CULTURE OF SOUTH DAKOTA

Mount Rushmore National Memorial in the Black Hills
Much of South Dakota's culture reflects the state's American Indian, rural, Western, and European roots. A number of annual events celebrating the state's ethnic and historical heritage take place around the state, such as Days of '76 in Deadwood, Czech Days in Tabor, and the annual St. Patrick's Day and Cinco de Mayo festivities in Sioux Falls. Many pow wows are held yearly throughout the state, and Custer State Park's Buffalo Roundup, in which volunteers on horseback gather the park's herd of around 1,500 bison, is a popular annual event.

Laura Ingalls Wilder, whose semi-autobiographical books center around her experiences as a child and young adult on the frontier, is one of South Dakota's best-known writers. She used her experiences growing up on a homestead near De Smet as the basis for four of her novels: By the Shores of Silver Lake, The Long Winter, Little Town on the Prairie, and The First Four Years. Another literary figure from the state is Black Elk, whose narration of the Indian Wars and Ghost Dance movement and thoughts on Native American religion forms the basis of the book Black Elk Speaks.

South Dakota has also produced several notable artists. Harvey Dunn grew up on a homestead near Manchester in the late 19th century. While most of his career was spent as an illustrator, Dunn's most famous works, showing various scenes of frontier life, were completed near the end of his career. Oscar Howe was born on the Crow Creek Indian Reservation and won fame for his watercolor paintings. Howe was one of the first Native American painters to produce works heavily influenced by abstraction, as opposed to ones relying on more traditional styles. Terry Redlin, originally from Watertown, is an accomplished painter of rural and wildlife scenes. Many of Redlin's works are on display at the Redlin Art Center in Watertown. The award-winning children's book author and illustrator Paul Goble has been based in the Black Hills since 1977.

Cities and towns
Sioux Falls is the largest city in South Dakota, with an estimated 2010 population of 155,800, and a metropolitan area population of 227,171. The city, founded in 1856, is located in the southeast corner of the state. Retail and financial services have assumed greater importance in Sioux Falls, where the economy was originally centered on agri-business and quarrying. Rapid City, with a 2007 estimated population of 63,997, and a metropolitan area population of 120,279, is the second-largest city in the state. It is located on the eastern edge of the Black Hills, and was founded in 1876. Rapid City's economy is largely based on tourism and defense spending, because of the close proximity of many tourist attractions in the Black Hills and Ellsworth Air Force Base.

Aberdeen, is the 3rd largest city in South Dakota, with an estimated population of 24,410, and a micropolitan area population of 39,827. Located in the northeast corner of the state, it was founded in 1881 during the expansion of the Milwaukee Railroad. The next seven largest cities in the state, in order of descending 2007 population, are Watertown (20,530), Brookings (19,463), Mitchell (14,832), Pierre (14,032), Yankton (13,643), Huron (10,902), and Vermillion (10,251). Pierre is the state capital, and Brookings and Vermillion are the locations of the state's two largest universities. Of the ten largest cities in the state, only Rapid City is located west of the Missouri River.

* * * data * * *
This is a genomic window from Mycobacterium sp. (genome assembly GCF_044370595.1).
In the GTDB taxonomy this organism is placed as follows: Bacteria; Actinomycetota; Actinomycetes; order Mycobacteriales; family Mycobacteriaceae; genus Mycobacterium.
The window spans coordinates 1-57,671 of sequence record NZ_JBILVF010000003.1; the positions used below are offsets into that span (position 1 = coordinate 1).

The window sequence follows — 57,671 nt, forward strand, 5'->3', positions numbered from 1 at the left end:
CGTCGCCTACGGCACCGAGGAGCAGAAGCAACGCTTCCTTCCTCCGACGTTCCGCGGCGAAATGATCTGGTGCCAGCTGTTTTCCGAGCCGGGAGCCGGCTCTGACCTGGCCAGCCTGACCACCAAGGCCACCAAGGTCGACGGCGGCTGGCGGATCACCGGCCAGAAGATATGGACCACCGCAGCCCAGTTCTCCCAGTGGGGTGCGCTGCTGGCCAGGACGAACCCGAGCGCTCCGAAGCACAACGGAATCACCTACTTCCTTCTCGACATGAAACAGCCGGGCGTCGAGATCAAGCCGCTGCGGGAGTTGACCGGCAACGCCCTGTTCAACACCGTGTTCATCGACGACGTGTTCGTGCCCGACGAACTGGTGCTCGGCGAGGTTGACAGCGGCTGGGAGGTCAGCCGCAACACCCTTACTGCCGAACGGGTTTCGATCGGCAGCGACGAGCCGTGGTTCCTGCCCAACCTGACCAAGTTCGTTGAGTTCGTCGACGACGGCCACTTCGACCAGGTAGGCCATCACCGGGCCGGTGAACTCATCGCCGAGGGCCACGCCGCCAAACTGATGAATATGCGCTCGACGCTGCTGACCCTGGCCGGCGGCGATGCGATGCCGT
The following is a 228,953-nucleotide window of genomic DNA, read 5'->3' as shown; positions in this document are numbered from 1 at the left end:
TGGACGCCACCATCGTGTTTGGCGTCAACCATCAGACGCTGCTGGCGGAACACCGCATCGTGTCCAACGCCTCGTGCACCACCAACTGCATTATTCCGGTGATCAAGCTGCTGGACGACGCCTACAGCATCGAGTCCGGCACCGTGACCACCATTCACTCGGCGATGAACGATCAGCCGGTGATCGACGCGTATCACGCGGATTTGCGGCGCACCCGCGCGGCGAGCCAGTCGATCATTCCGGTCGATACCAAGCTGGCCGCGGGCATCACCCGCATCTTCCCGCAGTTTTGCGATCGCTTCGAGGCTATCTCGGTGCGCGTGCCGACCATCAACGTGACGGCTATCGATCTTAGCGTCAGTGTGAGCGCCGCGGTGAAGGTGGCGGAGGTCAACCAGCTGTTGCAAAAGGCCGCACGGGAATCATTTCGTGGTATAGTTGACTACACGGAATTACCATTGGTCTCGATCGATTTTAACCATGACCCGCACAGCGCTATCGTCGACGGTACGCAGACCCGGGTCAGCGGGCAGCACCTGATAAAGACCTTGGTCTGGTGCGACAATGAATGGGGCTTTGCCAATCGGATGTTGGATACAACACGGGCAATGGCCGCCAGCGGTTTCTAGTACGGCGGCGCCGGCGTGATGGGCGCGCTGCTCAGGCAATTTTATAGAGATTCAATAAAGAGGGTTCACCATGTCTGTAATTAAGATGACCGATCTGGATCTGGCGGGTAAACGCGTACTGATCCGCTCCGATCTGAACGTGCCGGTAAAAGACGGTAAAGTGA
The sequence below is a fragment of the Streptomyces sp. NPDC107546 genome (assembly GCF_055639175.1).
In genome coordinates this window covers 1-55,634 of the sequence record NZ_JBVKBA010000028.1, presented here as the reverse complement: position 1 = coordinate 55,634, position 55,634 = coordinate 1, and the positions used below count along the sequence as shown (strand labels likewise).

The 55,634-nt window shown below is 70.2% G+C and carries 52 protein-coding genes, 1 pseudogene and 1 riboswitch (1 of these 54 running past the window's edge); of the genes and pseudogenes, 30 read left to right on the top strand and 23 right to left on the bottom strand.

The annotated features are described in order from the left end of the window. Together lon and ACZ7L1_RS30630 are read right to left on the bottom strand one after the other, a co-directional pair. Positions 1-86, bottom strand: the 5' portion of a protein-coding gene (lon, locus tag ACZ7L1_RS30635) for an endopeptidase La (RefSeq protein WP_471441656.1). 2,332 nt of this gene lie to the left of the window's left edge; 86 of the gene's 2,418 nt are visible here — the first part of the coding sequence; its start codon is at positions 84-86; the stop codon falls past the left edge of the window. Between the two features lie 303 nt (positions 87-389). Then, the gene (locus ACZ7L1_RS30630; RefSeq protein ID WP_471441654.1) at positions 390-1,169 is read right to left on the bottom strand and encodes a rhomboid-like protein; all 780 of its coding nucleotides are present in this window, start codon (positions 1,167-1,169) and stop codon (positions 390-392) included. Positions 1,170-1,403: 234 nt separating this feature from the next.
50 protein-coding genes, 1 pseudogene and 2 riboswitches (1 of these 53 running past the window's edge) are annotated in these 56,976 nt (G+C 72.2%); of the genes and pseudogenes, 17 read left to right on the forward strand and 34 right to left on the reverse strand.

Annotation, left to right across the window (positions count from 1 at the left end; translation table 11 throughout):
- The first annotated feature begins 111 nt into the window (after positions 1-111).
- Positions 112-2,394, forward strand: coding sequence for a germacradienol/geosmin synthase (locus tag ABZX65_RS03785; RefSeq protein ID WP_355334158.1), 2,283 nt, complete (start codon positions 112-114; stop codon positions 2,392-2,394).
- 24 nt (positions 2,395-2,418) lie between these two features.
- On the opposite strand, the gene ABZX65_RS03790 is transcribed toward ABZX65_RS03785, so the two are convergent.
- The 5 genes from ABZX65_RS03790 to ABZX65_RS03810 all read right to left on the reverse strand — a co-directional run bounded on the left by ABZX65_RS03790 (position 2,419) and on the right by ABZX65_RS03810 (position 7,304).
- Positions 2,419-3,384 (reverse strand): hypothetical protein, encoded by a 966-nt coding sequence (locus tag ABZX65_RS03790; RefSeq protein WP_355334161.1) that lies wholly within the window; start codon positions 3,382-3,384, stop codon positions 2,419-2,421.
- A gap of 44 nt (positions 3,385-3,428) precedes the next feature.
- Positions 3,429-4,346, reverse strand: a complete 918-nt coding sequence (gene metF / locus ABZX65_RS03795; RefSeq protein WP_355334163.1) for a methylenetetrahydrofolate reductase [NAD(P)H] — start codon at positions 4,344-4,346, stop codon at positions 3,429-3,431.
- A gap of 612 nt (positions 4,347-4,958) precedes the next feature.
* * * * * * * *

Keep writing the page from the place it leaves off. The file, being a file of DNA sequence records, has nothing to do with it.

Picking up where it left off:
Media
South Dakota's first newspaper, the Dakota Democrat, began publishing in Yankton in 1858. Today, the largest newspaper in the state is the Sioux Falls Argus Leader, with a Sunday circulation of 63,701 and a weekday circulation of 44,334. The Rapid City Journal, with a Sunday circulation of 32,638 and a weekday circulation of 27,827, is South Dakota's second largest newspaper. The next four largest newspapers in the state are the Aberdeen American News, the Watertown Public Opinion, the Huron Plainsman, and the Brookings Register. In 1981, Tim Giago founded the Lakota Times as a newspaper for the local American Indian community on the Pine Ridge Indian Reservation. The newspaper, now published in New York and known as Indian Country Today, is currently available in every state in the country.

There are currently nine television stations broadcasting in South Dakota; South Dakota Public Television broadcasts from a number of locations around the state, while the other stations broadcast from either Sioux Falls or Rapid City. The two largest television media markets in South Dakota are Sioux Falls-Mitchell, with a viewership of 246,020, and Rapid City, with a viewership of 91,070. The two markets rank as 114th and 177th largest in the United States, respectively. The first television station in the state, KELO-TV, began airing in Sioux Falls in 1953. Among KELO's early programs was Captain 11, an afternoon children's program. Captain 11 ran from 1955 until 1996, making it the longest continuously running children's television program in the nation.

A number of South Dakotans are famous for their work in the fields of television and publishing. Former NBC Nightly News anchor and author Tom Brokaw is from Webster and Yankton, USA Today founder Al Neuharth is from Eureka and Alpena,[144] gameshow host Bob Barker spent much of his childhood in Mission, and entertainment news hosts Pat O'Brien[146] and Mary Hart are both from Sioux Falls.

Luciano Mende

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